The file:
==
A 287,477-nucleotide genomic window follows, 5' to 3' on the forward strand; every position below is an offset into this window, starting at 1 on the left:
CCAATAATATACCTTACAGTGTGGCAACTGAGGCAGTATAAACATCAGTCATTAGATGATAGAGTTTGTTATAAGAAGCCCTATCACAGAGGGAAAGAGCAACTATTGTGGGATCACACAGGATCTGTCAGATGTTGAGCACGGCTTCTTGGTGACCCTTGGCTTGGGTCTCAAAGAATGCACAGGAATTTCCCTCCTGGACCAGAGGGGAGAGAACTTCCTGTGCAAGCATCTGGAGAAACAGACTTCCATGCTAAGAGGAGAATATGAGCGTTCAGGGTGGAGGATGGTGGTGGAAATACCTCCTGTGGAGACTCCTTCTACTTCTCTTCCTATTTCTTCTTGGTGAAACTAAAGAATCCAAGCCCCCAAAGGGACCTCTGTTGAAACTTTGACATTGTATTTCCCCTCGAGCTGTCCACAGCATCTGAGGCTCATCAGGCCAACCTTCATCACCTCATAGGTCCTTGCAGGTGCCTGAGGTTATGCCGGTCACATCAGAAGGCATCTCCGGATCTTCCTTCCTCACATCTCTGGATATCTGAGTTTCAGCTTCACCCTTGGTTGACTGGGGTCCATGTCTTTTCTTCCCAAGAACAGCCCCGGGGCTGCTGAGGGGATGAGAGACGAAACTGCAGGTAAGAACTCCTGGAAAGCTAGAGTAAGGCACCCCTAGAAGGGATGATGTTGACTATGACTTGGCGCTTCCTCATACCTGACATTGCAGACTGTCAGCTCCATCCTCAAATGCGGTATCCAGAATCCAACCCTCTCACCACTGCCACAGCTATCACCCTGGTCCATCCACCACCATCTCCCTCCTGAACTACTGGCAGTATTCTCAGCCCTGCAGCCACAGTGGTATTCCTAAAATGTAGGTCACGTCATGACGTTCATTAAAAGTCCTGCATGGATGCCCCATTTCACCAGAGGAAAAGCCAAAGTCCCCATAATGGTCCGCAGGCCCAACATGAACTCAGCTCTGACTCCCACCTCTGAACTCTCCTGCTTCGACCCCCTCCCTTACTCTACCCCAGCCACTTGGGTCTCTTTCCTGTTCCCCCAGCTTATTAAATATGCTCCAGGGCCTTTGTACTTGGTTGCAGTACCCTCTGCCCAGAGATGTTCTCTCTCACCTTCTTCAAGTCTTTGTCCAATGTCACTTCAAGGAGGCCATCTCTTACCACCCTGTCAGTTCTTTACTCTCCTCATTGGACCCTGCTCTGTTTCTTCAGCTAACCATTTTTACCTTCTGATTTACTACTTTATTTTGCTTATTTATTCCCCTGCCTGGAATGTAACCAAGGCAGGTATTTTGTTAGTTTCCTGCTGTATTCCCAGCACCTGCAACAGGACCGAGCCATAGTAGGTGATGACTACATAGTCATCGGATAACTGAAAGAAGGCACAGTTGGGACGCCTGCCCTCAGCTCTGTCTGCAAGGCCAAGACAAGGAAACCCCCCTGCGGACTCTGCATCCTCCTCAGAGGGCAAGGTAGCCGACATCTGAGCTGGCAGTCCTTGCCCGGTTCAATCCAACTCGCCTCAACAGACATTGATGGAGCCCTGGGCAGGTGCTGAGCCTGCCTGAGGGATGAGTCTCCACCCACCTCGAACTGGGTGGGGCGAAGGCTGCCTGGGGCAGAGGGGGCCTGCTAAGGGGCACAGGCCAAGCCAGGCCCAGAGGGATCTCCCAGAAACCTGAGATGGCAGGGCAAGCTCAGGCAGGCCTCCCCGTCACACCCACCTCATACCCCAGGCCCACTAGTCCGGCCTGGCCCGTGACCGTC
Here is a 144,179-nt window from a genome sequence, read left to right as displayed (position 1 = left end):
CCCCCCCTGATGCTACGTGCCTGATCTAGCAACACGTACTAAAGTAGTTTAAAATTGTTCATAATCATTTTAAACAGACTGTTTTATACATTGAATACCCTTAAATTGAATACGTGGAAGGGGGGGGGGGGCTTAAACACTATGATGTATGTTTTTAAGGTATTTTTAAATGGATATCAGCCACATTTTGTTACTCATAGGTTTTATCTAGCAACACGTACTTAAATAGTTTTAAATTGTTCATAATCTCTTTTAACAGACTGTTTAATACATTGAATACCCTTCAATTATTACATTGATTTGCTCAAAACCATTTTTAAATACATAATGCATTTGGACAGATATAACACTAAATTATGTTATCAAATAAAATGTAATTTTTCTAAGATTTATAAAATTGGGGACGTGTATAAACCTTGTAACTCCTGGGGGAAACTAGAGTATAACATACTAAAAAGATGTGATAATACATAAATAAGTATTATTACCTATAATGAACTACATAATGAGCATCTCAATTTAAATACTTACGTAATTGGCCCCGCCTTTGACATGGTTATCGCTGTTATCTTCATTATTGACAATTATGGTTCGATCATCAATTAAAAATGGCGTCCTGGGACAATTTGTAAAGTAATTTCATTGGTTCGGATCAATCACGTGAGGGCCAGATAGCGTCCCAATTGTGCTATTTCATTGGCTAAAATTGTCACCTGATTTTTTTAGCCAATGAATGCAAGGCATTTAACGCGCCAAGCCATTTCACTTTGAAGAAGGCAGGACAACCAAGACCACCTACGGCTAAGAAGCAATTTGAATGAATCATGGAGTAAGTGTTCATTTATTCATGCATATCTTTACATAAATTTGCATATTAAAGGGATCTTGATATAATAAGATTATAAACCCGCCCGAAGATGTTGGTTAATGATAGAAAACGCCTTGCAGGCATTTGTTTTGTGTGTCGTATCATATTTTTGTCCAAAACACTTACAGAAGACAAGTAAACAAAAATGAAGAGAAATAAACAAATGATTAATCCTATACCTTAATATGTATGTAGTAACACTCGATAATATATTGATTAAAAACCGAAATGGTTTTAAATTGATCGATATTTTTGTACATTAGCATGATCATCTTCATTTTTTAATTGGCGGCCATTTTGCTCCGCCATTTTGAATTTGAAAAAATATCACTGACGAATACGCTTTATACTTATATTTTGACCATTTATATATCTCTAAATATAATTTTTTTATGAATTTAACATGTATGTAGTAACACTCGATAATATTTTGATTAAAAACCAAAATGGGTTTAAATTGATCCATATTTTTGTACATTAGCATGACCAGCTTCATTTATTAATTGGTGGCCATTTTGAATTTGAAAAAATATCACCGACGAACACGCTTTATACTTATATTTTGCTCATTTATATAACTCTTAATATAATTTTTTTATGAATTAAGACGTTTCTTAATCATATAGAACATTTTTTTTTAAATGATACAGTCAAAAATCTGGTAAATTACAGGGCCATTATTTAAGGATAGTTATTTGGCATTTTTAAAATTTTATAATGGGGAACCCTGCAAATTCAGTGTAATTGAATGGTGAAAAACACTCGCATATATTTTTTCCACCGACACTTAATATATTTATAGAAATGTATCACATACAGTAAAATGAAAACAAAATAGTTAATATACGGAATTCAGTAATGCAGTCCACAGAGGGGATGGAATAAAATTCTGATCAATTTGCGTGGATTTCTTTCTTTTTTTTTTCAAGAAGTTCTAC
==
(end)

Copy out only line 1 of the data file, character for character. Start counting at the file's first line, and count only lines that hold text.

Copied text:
A 287,477-nucleotide genomic window follows, 5' to 3' on the forward strand; every position below is an offset into this window, starting at 1 on the left: